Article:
In the seminal work by Levin and Gu in 2012 ( Braiding statistics approach to symmetry-protected topological phases ) they give a concrete prescription for how to gauge a global symmetry to a local one. As is well-known, this involves introducing degrees of freedom which live on the links of the original lattice. To avoid speaking in too general a case, let me specify to the case of the toric code. Their procedure basically ends up with the following form of the toric code:

$$ H'_\textrm{TC} = - \sum (A_v + B_p \; P_p) $$

where $A_v$ and $B_p$ are the usual vertex and plaquette terms, respectively, and $P_p$ is a projector which is zero whenever one (or more) of the vertices $v$ neighboring the plaquette does not satisfy $A_v = +1$ (for those who'd like to check my statement, see Eq.19 of that paper). Contrast this to the `usual' toric code model:

$$ H_\textrm{TC} = - \sum (A_v + B_p) .$$

Is this $H'_\textrm{TC}$ really what we want? Suppose we start in the ground state ($A_v = B_p = 1$ for all $v,p$). If we introduce a single $e$ excitation (i.e. there is one vertex with $A_v = -1$), then now in the Hamiltonian all $B_p$ terms disappear for all plaquettes neighbouring this vertex. This means that there is zero energy cost to then create a flux $m$. This seems undesirable? Or should I just see this as a perturbation of the TC where the $e$ and $m$ particles have a local attraction (but they remain non-interacting at long-distances, which is the crucial thing)?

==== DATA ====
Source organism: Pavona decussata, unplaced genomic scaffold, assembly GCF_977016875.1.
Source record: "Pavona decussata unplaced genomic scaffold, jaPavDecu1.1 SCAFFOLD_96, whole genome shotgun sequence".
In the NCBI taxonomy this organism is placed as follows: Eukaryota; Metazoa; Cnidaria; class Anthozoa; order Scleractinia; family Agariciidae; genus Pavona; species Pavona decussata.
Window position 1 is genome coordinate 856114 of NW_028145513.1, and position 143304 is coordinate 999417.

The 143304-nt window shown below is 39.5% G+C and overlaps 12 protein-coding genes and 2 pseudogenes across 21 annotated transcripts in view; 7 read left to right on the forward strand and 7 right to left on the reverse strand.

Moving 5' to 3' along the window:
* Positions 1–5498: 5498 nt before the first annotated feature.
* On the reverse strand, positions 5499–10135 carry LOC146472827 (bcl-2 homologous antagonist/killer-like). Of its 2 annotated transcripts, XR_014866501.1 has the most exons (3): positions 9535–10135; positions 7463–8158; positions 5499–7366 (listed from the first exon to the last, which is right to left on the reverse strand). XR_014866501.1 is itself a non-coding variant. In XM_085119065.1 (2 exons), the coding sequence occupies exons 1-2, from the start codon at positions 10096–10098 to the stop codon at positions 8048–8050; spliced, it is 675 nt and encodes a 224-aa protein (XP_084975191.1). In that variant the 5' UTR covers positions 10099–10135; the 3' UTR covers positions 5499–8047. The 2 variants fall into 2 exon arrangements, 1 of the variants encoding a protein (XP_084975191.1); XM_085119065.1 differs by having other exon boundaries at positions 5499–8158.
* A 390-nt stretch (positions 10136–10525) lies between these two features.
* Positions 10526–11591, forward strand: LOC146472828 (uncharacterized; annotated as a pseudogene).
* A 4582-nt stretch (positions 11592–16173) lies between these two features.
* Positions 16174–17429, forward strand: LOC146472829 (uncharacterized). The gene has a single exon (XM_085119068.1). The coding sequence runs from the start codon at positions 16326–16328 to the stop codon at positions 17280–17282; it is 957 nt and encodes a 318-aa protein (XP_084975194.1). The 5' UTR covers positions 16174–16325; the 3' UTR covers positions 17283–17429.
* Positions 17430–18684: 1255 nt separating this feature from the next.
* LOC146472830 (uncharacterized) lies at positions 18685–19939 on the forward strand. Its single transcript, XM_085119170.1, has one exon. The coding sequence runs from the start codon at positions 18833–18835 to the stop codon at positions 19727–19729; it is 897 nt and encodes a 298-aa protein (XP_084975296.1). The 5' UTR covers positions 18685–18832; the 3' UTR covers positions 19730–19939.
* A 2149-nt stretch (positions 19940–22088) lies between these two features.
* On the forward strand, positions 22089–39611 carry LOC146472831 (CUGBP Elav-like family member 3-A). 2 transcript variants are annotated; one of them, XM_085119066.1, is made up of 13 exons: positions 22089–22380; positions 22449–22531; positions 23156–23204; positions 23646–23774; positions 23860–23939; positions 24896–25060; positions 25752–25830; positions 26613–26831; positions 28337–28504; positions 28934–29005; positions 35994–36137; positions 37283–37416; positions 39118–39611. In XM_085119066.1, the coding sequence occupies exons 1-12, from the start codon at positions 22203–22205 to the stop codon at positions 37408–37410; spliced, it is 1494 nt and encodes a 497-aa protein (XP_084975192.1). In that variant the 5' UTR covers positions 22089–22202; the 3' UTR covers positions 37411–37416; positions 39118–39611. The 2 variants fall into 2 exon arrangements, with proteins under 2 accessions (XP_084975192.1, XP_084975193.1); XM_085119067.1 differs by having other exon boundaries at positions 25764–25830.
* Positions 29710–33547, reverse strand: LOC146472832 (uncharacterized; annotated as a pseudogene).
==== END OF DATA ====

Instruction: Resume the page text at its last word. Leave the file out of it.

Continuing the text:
(To be clear: they are not working in the limit of $H_\textrm{TC}$ where the coupling in front of $A_v$ goes to infinity, which would end up in an effective Hilbert space where $A_v = +1$. They address that case as well, which they call the `restricted toric code', a special limit of $H'_\textrm{TC}$.)

  • $\begingroup$ I think your understanding is correct that there is effectively an attraction between $e$ and $m$ in this case. $\endgroup$ – Everett You Feb 4 '18 at 1:09

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